Changing Focus From The TV Set
I always thought it was so wonderful, the simplicity of Shel Silverstein's poetry. I have such fond memories of sitting on my bed reading the tales with the windows open, warm breeze making the white gauze curtains dance. My mom and I would flip through the pages of Where the Sidewalk Ends and when we landed on a page we would read it together. It is such a sweet simple memory where time slowed down and my mom and I just enjoyed the molasses of ample time on a summer day.
Today's activities seem so rushed and packed with full of fun, fun, fun, that at the end of a day zooming from play date to play date there is just no time to... take a breath. Children love to have fun but they need a break, a lot of breaks actually, to rejuvenate and reflect after an activity. It is this idea of in breath and out breath that creates a healthy rhythm for children (and adults too). Both here, in our little Jacksonville Beach pre-school and Ponte Vedra pre-school, and at home.
At the end of a busy day, I am guilty of just throwing on the TV (gasp!) so I can get the house back in order, whip up a frantic dinner, or have a moment to myself. I forgive myself for those moments and try to be sure that they are few and far between. I remind myself that watching television is NOT an in breath to let a child relax and chill out. It is not an out breath that allows children to release built up energy either. It is a cop out... I know it and know better.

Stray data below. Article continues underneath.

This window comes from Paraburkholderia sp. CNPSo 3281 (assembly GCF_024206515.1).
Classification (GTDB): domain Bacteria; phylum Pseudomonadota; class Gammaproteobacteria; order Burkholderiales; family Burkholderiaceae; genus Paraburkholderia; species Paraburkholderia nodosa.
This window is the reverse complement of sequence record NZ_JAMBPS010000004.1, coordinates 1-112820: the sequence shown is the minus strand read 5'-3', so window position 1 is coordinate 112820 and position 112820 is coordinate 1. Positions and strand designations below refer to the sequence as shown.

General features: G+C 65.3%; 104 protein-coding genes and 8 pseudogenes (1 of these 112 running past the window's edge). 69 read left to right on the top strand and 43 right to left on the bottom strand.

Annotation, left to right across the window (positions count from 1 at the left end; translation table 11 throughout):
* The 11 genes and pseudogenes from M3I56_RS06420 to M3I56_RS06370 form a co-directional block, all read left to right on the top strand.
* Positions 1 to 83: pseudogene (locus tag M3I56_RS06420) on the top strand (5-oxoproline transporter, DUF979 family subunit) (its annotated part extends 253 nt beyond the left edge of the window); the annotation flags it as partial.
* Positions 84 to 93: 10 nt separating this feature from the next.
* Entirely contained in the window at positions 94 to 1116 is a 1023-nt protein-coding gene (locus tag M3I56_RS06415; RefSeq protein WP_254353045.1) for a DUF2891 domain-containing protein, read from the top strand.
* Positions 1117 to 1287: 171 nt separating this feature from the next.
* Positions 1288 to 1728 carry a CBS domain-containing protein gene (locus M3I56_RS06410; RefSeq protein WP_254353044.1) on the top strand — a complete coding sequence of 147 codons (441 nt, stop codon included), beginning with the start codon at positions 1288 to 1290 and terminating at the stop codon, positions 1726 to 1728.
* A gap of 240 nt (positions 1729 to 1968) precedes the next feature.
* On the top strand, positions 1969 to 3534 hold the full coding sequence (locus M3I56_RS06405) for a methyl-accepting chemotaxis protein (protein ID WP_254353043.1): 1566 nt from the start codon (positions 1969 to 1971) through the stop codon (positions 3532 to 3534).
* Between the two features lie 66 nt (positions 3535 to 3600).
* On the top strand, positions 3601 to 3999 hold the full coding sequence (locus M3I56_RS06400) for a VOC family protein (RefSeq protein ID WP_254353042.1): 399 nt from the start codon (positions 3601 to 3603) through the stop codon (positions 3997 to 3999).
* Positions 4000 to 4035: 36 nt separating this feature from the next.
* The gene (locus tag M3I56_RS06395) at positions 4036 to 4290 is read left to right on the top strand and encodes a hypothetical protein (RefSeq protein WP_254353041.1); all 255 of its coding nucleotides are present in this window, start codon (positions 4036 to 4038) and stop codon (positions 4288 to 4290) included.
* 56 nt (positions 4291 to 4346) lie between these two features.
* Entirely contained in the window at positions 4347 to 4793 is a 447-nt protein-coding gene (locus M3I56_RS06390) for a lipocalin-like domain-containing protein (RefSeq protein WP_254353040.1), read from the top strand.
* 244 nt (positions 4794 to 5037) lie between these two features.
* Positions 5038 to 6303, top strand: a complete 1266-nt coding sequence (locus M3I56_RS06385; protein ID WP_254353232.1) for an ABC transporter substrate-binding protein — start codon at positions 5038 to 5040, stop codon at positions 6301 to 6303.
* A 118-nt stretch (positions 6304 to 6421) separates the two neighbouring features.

So I changed focused this passed week after a busy summer camp day. My son and I plopped down on the couch and instead of grabbing the remote, I picked up ol' Shel Silverstein. Our salty bodies sticking to the couch and the sweet smell of an afternoon thunderstorm on the horizon. I flipped to a poem that just fit the moment perfectly. I took a much needed in breath and breathing in the warm smell of my son's hair, I read:
Jimmy Jet and His TV Set:
I'll tell you the story of Jimmy Jet-
And you know what I tell you is true.
He loved to watch his TV set
Almost as much as you.
He watched all day, he watched all night
Till he grew pale and lean,
From "The Early Show" to "The Late Late Show"
And all the shows between.
He watched till his eyes were frozen wide,
And his bottom grew into his chair.
And his chin turned into a tuning dial,
And antennae grew out of his hair.
And his brains turned into TV tubes,
And his face to a TV screen.
And two knobs saying "vert." and "horiz."
Grew where his ears had been.
And he grew a plug that looked like a tail
So we plugged in little Jim.
And now instead of him watching TV
We all sit around and watch him.
-Shel Silverstein, Where the Sidewalk Ends
Warmly, Miss Laura Cruz